So a short time back, I almost died.

Since living is important to me, and since I made some mistakes during this incident, along with some good choices, I thought I would offer them for your consideration.

The problem started off simply enough. I went to my dentist for a cleaning. I have a very good dentist, and trust him and his staff implicitly. The cleaning went well, and besides some jaw pain from being in the chair with my mouth wide open for an hour, there were no complications. I had a client with an emergency in MS, and the weather wasn’t such that I could fly down, nor did I have a charter service that could get the power supply to the customer, so I drove it. After a 12 hour round trip, the jaw seemed worse, but I had another trip, this time to Dallas on the books. I grabbed a night’s sleep and headed to Dallas. In Dallas the next day I noticed some swelling and the pain was worse so I headed to an urgent care and had things looked at.  Leaving with pain meds and antibiotics, I finished out the rest of the day, and hit the bed. The next morning, things were much worse, with my jawline fading under the swelling. Now I was convinced I was in trouble, and headed for the ER. Since I didn’t know Dallas hospitals that well (although I travel to Dallas often), I called the urgent care for a recommendation.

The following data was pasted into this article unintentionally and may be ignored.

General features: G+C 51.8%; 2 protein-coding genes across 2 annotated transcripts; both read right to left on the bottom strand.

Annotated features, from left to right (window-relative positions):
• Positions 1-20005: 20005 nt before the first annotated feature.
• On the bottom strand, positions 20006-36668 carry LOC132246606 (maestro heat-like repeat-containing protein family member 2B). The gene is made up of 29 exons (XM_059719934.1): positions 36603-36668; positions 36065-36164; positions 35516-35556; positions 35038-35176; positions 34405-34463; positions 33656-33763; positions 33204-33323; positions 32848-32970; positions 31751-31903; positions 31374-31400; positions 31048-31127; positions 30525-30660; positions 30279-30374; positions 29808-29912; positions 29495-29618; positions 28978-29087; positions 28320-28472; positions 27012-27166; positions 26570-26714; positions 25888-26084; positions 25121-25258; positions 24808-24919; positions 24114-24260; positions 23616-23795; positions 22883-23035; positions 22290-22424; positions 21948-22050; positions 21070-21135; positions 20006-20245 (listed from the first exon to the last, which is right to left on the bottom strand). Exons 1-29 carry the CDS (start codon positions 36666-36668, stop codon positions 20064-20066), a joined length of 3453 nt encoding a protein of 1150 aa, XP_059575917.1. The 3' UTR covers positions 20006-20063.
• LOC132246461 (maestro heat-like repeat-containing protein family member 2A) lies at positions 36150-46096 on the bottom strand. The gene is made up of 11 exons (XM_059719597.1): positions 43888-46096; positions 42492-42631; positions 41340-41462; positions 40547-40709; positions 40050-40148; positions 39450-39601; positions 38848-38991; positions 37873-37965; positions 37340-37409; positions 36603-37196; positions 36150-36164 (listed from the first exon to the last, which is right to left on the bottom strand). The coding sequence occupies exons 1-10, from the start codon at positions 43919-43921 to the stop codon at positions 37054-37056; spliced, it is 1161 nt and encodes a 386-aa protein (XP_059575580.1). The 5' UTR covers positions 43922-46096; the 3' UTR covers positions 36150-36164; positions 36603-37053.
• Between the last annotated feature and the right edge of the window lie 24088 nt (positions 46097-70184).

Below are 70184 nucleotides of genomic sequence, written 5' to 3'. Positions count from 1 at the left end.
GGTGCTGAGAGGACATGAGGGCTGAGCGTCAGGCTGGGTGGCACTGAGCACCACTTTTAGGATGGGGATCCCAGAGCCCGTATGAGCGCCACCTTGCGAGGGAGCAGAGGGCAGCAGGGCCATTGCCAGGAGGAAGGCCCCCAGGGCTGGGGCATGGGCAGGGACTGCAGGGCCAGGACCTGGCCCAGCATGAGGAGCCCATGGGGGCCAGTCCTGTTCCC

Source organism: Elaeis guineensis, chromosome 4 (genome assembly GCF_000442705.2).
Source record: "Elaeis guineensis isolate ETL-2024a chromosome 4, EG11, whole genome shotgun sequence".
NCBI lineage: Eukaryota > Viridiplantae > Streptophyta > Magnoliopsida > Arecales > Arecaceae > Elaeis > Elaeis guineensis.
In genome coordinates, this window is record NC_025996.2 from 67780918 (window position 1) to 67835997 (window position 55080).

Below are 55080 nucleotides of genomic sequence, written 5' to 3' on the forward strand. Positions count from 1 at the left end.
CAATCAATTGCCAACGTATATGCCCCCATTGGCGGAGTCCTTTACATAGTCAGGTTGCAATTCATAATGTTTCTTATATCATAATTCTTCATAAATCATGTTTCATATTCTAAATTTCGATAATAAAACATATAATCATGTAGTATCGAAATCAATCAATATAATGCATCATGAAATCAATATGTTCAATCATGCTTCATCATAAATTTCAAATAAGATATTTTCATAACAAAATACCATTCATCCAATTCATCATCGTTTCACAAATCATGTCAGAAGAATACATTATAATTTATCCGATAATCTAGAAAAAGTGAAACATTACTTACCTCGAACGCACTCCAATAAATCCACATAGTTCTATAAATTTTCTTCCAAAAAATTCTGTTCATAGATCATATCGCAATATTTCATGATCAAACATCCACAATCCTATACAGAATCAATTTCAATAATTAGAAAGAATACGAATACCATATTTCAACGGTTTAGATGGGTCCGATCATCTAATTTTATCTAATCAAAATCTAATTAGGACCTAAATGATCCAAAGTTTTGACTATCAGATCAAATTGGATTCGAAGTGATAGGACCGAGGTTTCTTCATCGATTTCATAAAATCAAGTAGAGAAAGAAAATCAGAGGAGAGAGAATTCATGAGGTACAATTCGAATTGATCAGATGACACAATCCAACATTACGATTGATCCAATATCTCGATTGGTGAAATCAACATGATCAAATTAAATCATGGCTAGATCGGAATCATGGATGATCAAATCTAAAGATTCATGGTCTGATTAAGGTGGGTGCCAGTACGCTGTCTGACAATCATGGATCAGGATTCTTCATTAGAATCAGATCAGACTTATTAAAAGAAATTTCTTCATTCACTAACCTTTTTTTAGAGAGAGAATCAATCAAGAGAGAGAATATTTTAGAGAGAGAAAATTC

A little research goes a long way.

I should have saved my dime and gone to the web instead. The urgent care referred me to a local hospital (which I found out later was owned by the same company), that was fairly far down most of the lists of quality for Dallas. The ER was quick and competent though, and I was admitted to the hospital with IV antibiotics flowing and feeling fairly good about getting on things so quickly. A CT had shown nothing of note, and so the idea appeared to be to hit the infection hard (white count up) and see if it fell over. The next morning however, things were even worse, with the swelling going under the chin and up the cheek.